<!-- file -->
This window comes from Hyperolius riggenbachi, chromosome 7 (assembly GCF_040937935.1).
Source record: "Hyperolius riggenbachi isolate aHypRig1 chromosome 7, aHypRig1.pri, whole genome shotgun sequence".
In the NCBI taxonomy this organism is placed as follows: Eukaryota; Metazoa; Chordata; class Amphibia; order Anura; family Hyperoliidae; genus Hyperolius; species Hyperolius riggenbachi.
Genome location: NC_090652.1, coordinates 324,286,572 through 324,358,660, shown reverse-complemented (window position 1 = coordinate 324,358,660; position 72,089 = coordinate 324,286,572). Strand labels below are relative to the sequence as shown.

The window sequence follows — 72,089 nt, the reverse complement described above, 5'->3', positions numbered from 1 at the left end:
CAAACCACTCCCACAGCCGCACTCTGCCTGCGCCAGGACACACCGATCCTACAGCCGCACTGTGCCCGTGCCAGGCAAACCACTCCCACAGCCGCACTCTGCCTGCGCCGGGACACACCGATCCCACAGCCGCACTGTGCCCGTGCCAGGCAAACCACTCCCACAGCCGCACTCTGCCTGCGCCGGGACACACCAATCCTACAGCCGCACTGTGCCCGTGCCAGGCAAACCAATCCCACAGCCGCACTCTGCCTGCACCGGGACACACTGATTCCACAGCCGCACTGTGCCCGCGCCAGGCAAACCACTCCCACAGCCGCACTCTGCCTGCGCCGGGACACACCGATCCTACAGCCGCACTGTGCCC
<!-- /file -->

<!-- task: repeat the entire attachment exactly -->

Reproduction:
This window comes from Hyperolius riggenbachi, chromosome 7 (assembly GCF_040937935.1).
Source record: "Hyperolius riggenbachi isolate aHypRig1 chromosome 7, aHypRig1.pri, whole genome shotgun sequence".
In the NCBI taxonomy this organism is placed as follows: Eukaryota; Metazoa; Chordata; class Amphibia; order Anura; family Hyperoliidae; genus Hyperolius; species Hyperolius riggenbachi.
Genome location: NC_090652.1, coordinates 324,286,572 through 324,358,660, shown reverse-complemented (window position 1 = coordinate 324,358,660; position 72,089 = coordinate 324,286,572). Strand labels below are relative to the sequence as shown.

The window sequence follows — 72,089 nt, the reverse complement described above, 5'->3', positions numbered from 1 at the left end:
CAAACCACTCCCACAGCCGCACTCTGCCTGCGCCAGGACACACCGATCCTACAGCCGCACTGTGCCCGTGCCAGGCAAACCACTCCCACAGCCGCACTCTGCCTGCGCCGGGACACACCGATCCCACAGCCGCACTGTGCCCGTGCCAGGCAAACCACTCCCACAGCCGCACTCTGCCTGCGCCGGGACACACCAATCCTACAGCCGCACTGTGCCCGTGCCAGGCAAACCAATCCCACAGCCGCACTCTGCCTGCACCGGGACACACTGATTCCACAGCCGCACTGTGCCCGCGCCAGGCAAACCACTCCCACAGCCGCACTCTGCCTGCGCCGGGACACACCGATCCTACAGCCGCACTGTGCCC